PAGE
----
Lyndan Brewer graduated in 2020 with a distinction in Garden Design.
Lyndan studied fine art at Central St Martins and painting at the Royal College of Art.
As well as working as a garden designer, he continues to paint in his studio and often sees the two disciplines overlap and inform each other.
Based in Tunbridge Wells, he works across Sussex, Kent, London and the South East. .
He is an RHS qualified gardener and has worked professionally in horticulture since 2009, working in gardens ranging from small London gardens to large country estates. Prior to that he worked as a landscaper and London Wildlife Trust volunteer.and a freelancer in the animation and film industry.
He has experience in creating meadows and woodland management.
This is a design for a Victorian property in Ascot, home to a family with a dog and school/college age children.
The property is a recently modernised period cottage which combines the contemporary with the Victorian.
The house sits next to protected Woodland in the town of Ascot in Berkshire.
The inspiration for the garden came from the interplay between the two architectural styles of the property and the two opposing forces of the Victorian era. That of the mechanisation and order of the industrial revolution versus the romance of a return to the rural idyl led by William Robinson and the wild gardening movement.
The garden has function and formality near the house and gradually progresses to a more naturalistic area towards the back where a garden office is situated.
Around the house there is room to dine and entertain whilst enjoying the highly decorative planting as well as an easily accessible vegetable garden and greenhouse.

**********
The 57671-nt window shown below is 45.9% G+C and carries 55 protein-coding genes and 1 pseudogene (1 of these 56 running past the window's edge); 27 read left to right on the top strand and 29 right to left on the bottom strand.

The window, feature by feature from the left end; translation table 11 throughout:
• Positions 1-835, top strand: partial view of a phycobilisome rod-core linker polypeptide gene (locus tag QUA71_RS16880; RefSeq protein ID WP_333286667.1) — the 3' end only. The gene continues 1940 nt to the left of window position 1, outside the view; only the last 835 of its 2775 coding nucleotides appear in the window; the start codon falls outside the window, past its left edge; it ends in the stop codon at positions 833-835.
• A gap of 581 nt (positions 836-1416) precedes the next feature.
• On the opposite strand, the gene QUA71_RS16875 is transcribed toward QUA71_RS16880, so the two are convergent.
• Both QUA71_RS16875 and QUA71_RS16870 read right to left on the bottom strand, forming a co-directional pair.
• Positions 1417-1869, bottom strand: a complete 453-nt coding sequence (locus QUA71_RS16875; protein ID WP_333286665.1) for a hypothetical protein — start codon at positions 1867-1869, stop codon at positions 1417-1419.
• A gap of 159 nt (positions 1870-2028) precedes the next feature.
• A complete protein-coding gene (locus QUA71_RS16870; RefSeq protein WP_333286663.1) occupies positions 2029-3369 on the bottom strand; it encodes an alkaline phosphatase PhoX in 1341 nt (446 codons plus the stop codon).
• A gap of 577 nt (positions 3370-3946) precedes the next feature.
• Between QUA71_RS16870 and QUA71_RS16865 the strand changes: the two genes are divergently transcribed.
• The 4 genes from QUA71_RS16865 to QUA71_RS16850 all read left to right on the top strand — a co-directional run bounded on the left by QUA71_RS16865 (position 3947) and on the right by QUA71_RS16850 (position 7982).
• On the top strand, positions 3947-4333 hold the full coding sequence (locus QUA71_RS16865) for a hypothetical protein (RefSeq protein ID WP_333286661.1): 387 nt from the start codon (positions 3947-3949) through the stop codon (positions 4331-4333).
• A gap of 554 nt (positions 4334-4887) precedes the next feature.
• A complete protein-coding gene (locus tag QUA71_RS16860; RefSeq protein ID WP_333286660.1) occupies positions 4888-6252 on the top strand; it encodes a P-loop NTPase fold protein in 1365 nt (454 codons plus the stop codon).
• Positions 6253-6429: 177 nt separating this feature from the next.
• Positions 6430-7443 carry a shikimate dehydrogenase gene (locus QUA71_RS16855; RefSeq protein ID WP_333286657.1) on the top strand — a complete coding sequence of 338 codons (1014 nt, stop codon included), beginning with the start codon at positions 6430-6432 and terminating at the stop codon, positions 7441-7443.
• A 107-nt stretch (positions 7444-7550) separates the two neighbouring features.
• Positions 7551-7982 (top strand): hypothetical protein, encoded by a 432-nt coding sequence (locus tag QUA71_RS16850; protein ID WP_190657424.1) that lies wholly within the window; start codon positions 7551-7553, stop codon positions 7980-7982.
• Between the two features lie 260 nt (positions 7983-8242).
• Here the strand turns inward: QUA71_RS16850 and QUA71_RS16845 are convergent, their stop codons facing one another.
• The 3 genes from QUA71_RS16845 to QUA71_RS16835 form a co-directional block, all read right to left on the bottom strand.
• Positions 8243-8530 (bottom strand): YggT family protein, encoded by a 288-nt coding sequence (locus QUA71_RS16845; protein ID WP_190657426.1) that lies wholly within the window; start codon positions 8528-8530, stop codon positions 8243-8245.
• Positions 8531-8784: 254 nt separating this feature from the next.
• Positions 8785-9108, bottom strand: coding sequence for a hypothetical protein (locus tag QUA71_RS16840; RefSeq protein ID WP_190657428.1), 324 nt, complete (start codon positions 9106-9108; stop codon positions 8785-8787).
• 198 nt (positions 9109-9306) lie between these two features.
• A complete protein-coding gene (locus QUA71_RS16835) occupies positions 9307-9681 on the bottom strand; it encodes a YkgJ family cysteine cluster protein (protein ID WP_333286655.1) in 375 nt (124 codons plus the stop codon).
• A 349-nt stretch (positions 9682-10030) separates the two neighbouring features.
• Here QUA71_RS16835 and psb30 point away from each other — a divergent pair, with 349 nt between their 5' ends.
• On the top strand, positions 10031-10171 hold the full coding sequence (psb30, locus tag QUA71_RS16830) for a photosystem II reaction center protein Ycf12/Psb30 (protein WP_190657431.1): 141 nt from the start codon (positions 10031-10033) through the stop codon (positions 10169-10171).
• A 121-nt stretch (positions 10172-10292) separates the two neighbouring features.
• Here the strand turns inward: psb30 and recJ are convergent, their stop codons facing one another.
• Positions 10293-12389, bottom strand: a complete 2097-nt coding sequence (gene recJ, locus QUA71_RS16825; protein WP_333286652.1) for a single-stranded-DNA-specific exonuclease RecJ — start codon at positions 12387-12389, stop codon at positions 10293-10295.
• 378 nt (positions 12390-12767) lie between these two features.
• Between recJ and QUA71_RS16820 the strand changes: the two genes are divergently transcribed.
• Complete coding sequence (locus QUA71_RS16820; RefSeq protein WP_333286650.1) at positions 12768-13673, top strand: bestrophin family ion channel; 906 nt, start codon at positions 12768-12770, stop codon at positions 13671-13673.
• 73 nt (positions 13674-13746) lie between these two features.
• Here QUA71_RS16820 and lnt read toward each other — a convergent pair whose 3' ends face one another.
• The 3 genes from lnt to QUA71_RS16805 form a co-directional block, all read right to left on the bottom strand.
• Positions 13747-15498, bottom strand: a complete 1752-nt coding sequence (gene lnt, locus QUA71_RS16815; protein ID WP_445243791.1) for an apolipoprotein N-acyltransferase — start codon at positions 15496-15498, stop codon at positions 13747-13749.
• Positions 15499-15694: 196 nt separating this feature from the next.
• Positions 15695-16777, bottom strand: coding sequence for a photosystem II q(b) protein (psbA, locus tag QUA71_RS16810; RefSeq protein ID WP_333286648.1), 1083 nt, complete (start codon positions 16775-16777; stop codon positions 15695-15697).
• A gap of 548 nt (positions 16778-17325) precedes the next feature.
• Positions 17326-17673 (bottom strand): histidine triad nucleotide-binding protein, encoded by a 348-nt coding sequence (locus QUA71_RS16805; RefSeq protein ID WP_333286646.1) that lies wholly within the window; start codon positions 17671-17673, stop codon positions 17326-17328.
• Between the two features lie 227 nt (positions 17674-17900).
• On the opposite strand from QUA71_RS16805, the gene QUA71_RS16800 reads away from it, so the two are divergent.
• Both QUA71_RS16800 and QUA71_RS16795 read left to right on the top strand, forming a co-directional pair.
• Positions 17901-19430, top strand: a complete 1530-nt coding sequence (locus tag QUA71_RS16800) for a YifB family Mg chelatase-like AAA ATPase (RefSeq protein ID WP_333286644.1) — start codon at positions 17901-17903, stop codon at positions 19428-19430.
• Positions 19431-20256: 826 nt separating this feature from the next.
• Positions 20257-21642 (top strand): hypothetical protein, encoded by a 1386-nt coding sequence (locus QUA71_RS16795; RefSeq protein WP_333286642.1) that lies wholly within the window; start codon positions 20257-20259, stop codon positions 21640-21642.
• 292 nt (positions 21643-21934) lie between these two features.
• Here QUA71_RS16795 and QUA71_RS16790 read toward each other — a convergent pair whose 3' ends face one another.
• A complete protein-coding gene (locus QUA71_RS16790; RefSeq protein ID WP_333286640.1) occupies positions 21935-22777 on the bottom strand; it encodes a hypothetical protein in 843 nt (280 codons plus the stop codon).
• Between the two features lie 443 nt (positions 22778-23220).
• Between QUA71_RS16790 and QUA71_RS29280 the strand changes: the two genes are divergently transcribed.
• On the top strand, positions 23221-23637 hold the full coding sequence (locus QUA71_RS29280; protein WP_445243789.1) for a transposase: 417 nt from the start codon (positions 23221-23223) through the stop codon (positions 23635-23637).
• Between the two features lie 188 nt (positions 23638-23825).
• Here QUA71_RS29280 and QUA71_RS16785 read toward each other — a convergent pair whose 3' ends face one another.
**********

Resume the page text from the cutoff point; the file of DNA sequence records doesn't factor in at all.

There is a lawn and green ‘room’ space providing the requested flat area for a marquee, A clean and contemporary space which acts as a calming buffer before entering the excitement of the woodland meadow beyond.
The clients of this Mid-Century modern home in Amersham both work for an architect practice and wanted something special.
Inspired by the clean lines of the front of the house and it’s resemblance to the paintings of the Neo Plasticisim movement as well trying to capture some of the creative spirt from the 1961 Tony Hancock film ‘The Rebel’.
The intention was for the design to be sophisticated and modern, and use materials and associations not entirely fashionable.
Exploring the vocabulary of ‘metroland’ with bold and exciting new use of materials synonymous. with the suburbs such as steel, Pampas grass , pebbledash, and Leylandii,
There is extensive use of grasses and ferns to contrast with the architectural and sculptural elements. and powder coated white steel is used through out.
A series of elevated terraces made part of open steel mesh flooring and oak boards allows the clients to dine and entertain whilst enjoying the shade planting visible beneath their feet.